The Head, Nicola Huggett

A few thoughts on... Fitness trackers and doing the right thing

I am always a little bit (actually a lot) behind the curve on new technology as some of you here will know. During my working day, I have watched a lot of people start to check their wrists multiple times a day and their phones too and finally, two weeks ago, I succumbed and bought myself a Fitbit. They are interesting things, and at the start, having one of these tracking devices is quite fascinating. As you probably all know, they can tell you how many steps you have taken, and they transfer that to kilometres so you can feel really good about yourself. You can load the detail onto your phone which shows the data in lots of interesting graphs. If you can bear to sleep with it on, it tells you, very scarily, how much you have slept and how many times you have woken up, and if you choose to go to the real extremes, you can put into it everything you eat and it tells you when you have eaten your chosen number of calories for that day (I haven’t done that for fear of how much chocolate I would have to record!)

When I first got my Fitbit, it was really exciting, and once you have one, you notice how many other people are wearing them and a bit of a competition can develop. The best thing of all is when you reach 10,000 steps and the Fitbit buzzes enthusiastically on your wrist in celebration. That is a really good feeling, especially if it is before lunchtime. When I was doing a bit of research about this, I found out that the market for wearable fitness tracking devices is big business, with the number produced expected to increase from 17.7 million in 2014 to 40.7 million this year. According to research, more than 100 million fitness devices will be sold across the globe by 2019. Interestingly there is actually no real science behind the 10,000 steps idea. In fact, it's believed that the concept of 10,000 steps originated in Japan in the run-up to the 1964 Tokyo Olympics. Pedometers became all the rage in the country as Olympic fever swept through Japanese society. One company came out with a device called a manpo-kei, which means 10,000 step meter.

It was a business marketing slogan before it was a theory but it resonated with people and since then 10,000 steps have become a commonly acknowledged goal for daily fitness across the world.

The aim of having something that tracks your activity is definitely a laudable one, I can see that. Our family dog is very happy that quite often she gets an unexpected walk before bed time if I haven’t quite made it over the 10,000 mark that day. But I also think it is interesting about what motivates us to do things and whether the need for an electronic device to tell us to do something that is inherently good for us will eventually extend to other things too. I hope not.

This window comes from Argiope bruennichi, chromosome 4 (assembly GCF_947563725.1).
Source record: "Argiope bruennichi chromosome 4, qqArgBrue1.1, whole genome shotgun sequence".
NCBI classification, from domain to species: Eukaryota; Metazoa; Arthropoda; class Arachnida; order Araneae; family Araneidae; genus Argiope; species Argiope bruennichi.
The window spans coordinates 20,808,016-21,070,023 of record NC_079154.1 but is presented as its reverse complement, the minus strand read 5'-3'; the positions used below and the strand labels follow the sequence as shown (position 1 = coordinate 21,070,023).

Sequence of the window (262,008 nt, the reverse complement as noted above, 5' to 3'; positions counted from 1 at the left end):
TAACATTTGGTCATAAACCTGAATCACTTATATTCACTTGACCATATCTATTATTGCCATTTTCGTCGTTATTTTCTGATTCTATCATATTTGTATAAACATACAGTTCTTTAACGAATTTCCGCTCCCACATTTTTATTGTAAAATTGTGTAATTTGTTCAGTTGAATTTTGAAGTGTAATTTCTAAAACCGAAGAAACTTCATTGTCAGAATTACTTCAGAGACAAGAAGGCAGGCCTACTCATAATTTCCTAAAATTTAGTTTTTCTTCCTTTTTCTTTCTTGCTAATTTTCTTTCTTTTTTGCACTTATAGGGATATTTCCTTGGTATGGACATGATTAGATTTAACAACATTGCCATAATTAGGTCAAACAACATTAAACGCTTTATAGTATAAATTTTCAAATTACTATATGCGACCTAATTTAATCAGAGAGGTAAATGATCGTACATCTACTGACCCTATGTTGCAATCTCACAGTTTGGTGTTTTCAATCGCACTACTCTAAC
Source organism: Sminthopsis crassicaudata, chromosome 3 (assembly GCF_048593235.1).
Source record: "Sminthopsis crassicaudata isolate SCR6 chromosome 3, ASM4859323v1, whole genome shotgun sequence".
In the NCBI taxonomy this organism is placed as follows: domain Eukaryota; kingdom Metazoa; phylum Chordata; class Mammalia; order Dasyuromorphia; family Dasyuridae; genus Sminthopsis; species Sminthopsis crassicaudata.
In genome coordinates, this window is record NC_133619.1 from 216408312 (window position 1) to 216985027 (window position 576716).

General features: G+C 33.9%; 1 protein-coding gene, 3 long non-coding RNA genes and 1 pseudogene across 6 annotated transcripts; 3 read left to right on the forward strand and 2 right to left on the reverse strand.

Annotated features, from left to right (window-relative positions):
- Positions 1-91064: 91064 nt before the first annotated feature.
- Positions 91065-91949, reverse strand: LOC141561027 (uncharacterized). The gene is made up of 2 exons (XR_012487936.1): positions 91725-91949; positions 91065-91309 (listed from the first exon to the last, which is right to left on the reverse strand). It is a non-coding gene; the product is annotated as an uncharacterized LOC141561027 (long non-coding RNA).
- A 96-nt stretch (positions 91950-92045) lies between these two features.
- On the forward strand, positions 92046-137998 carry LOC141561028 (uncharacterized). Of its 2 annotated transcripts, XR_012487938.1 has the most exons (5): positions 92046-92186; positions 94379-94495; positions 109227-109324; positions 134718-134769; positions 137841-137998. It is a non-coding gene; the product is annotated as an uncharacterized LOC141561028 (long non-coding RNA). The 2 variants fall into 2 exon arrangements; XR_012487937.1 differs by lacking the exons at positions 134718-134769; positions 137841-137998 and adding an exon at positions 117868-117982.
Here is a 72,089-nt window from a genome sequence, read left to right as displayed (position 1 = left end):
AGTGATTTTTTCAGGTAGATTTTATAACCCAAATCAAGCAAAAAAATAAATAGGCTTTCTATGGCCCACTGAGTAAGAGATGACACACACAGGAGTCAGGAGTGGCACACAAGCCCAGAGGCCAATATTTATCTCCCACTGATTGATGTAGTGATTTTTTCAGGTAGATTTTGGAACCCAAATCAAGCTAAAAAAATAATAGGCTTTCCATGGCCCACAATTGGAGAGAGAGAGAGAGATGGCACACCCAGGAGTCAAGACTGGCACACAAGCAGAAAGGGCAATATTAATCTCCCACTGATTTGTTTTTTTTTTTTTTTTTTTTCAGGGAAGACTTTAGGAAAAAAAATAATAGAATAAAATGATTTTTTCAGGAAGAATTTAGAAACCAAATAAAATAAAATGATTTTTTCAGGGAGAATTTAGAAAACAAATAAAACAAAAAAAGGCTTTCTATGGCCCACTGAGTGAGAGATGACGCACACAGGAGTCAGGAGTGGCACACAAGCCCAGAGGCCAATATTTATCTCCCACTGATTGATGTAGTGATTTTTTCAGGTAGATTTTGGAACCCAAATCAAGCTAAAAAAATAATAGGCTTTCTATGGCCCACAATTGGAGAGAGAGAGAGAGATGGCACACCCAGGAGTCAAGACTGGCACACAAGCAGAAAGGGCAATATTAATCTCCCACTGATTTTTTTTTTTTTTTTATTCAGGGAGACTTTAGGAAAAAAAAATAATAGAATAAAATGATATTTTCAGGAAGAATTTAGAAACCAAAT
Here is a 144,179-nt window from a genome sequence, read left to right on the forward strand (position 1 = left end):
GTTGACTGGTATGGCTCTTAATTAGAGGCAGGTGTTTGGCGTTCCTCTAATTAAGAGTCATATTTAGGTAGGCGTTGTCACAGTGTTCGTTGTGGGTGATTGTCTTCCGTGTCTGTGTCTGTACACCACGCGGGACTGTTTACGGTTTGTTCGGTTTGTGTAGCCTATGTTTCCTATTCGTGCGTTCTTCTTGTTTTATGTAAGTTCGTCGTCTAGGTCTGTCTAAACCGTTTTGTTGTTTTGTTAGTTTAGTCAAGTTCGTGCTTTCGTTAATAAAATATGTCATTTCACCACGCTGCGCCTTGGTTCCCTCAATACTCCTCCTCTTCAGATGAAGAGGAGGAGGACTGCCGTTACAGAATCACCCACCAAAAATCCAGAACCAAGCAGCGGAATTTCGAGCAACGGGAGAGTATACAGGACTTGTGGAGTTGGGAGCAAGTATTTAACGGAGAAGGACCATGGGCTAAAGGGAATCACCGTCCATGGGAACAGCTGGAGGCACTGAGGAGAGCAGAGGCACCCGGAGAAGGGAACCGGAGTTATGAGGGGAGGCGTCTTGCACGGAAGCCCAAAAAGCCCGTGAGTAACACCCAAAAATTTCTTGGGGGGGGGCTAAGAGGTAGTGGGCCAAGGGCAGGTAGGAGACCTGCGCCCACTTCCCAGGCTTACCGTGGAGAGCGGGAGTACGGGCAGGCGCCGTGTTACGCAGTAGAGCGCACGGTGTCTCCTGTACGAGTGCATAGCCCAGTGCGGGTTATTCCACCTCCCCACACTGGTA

The first known court case using Fitbit activity data is going through the legal system in Canada at the moment. A law firm in Canada is using a client’s Fitbit history in a personal injury claim. The person bringing the claim was injured four years ago when she was a personal trainer, and her lawyers now want to use her Fitbit data to show that her activity levels are still lower than the baseline for someone of her age and profession to prove that she deserves compensation.

The extensive use of these could see insurance companies, for example, insisting that claimants undergo assessment via fitness tracker. In the business world, companies with wellness plans have seen employees given fitness trackers as part of company encouragement to boost activity, as well as potentially reducing company insurance premiums. I should say to the staff, don’t worry, I am not going to suggest that. Recently I also read an article about a different kind of tracker, that looks very much like a fitness tracker, except that it monitors your bank balance. It gives you a warning when you’re spending too much, and an electric shock when you go into overdraft. I don’t think I am going to be investing in one of those.

So to what extent is something that you wear on your wrist or carry around with you, useful for making us do what is good for us and for the people around us? Should I rely on that and that alone to make me do the right thing? Well in fitness terms I think it certainly is quite useful, but I hope we don’t eventually have to rely on something like that to remind us not to do something unkind, or say the wrong thing or act selfishly. We will need to be our own tracker for the fitness of our souls.

I believe it is important to remember that we need to keep working at that, and practising it well, to build up those all-important habits of kindness and thoughtfulness, just like we need to build muscle tone or fitness levels for good health. We are, in the end, responsible for our own actions and let’s try to keep working on looking after one another without the need for an electric shock reminder every 10,000 steps.